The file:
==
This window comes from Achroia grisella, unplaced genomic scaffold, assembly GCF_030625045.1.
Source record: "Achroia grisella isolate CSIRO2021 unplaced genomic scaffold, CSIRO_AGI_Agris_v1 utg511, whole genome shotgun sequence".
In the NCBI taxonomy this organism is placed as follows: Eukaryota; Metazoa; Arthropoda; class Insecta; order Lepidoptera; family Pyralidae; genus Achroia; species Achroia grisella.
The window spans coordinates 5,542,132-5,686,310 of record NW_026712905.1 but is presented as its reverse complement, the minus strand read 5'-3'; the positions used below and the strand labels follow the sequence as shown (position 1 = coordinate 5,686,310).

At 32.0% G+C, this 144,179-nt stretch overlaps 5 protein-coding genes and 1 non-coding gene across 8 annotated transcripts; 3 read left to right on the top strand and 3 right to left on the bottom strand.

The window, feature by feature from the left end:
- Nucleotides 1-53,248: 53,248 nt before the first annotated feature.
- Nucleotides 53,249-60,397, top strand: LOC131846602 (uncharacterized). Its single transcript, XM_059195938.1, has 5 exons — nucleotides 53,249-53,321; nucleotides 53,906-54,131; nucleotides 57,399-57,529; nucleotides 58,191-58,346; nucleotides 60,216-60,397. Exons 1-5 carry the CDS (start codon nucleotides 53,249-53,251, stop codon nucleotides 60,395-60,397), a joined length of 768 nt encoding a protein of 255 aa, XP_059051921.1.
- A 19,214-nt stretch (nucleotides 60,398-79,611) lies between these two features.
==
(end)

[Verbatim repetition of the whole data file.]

This window comes from Achroia grisella, unplaced genomic scaffold, assembly GCF_030625045.1.
Source record: "Achroia grisella isolate CSIRO2021 unplaced genomic scaffold, CSIRO_AGI_Agris_v1 utg511, whole genome shotgun sequence".
In the NCBI taxonomy this organism is placed as follows: Eukaryota; Metazoa; Arthropoda; class Insecta; order Lepidoptera; family Pyralidae; genus Achroia; species Achroia grisella.
The window spans coordinates 5,542,132-5,686,310 of record NW_026712905.1 but is presented as its reverse complement, the minus strand read 5'-3'; the positions used below and the strand labels follow the sequence as shown (position 1 = coordinate 5,686,310).

At 32.0% G+C, this 144,179-nt stretch overlaps 5 protein-coding genes and 1 non-coding gene across 8 annotated transcripts; 3 read left to right on the top strand and 3 right to left on the bottom strand.

The window, feature by feature from the left end:
- Nucleotides 1-53,248: 53,248 nt before the first annotated feature.
- Nucleotides 53,249-60,397, top strand: LOC131846602 (uncharacterized). Its single transcript, XM_059195938.1, has 5 exons — nucleotides 53,249-53,321; nucleotides 53,906-54,131; nucleotides 57,399-57,529; nucleotides 58,191-58,346; nucleotides 60,216-60,397. Exons 1-5 carry the CDS (start codon nucleotides 53,249-53,251, stop codon nucleotides 60,395-60,397), a joined length of 768 nt encoding a protein of 255 aa, XP_059051921.1.
- A 19,214-nt stretch (nucleotides 60,398-79,611) lies between these two features.